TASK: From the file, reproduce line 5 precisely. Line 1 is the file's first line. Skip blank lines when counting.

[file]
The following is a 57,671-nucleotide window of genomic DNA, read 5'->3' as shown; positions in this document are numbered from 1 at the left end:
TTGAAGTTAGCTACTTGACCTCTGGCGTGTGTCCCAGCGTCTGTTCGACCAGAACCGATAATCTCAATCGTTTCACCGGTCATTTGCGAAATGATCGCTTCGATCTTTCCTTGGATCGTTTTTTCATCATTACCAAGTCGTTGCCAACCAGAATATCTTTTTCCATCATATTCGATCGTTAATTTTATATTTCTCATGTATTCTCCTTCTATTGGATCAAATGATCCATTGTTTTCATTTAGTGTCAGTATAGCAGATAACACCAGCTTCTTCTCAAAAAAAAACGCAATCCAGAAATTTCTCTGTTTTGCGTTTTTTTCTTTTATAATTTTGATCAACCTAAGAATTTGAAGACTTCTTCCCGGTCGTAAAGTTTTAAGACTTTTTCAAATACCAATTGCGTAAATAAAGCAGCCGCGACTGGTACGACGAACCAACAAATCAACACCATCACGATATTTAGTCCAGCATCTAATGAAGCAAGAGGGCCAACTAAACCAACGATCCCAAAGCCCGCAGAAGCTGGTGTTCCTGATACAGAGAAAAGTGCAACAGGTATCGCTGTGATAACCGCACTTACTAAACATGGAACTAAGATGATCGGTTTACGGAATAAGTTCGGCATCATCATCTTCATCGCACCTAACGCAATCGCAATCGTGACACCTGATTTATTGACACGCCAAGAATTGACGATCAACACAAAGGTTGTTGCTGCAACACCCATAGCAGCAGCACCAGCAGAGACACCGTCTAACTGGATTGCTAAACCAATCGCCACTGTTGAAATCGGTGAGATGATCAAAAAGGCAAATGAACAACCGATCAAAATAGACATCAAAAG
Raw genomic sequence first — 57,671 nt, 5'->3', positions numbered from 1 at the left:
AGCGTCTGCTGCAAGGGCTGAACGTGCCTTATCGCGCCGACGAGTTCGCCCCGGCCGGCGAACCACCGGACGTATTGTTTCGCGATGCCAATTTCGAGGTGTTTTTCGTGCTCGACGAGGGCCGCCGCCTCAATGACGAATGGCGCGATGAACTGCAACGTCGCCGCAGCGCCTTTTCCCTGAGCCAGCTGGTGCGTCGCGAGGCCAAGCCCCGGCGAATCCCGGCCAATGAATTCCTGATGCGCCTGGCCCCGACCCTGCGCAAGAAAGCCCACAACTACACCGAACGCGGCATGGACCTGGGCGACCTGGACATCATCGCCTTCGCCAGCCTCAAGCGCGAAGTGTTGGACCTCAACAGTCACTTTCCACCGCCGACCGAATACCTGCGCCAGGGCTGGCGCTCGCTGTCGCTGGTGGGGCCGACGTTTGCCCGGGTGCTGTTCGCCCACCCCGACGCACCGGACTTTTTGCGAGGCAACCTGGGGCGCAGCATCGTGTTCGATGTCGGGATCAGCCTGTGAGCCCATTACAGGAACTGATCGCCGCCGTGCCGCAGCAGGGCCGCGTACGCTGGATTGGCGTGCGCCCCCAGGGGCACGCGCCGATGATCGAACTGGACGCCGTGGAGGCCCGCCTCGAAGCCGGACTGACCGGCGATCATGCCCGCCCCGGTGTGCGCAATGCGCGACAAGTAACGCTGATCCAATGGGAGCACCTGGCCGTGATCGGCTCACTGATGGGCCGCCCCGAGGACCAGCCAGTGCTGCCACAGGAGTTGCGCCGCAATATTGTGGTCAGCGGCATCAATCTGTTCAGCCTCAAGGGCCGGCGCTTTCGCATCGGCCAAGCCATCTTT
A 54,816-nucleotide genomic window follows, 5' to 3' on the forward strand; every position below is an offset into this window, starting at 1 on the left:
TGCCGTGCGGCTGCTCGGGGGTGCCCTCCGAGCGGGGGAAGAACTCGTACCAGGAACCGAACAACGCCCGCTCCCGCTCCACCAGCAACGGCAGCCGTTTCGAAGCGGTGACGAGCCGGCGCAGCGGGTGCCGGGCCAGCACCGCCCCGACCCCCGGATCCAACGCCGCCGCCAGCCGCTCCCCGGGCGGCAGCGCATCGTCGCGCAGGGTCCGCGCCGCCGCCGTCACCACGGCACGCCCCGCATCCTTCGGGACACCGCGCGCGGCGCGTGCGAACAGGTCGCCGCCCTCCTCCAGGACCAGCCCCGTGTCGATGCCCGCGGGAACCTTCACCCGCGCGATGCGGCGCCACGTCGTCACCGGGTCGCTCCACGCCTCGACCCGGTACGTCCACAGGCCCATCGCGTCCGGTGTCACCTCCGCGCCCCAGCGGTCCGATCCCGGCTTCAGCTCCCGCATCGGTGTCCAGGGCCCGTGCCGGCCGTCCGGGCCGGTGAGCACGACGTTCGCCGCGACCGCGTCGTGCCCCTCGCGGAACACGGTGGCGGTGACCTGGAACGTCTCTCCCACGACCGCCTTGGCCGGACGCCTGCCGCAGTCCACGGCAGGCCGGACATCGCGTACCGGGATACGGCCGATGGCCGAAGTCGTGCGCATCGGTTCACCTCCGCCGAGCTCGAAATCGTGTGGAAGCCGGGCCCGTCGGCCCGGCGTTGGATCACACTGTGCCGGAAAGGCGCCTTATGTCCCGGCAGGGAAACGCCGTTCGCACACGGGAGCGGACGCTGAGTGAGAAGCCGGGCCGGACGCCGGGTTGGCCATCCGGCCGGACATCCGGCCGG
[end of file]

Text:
A 54,816-nucleotide genomic window follows, 5' to 3' on the forward strand; every position below is an offset into this window, starting at 1 on the left: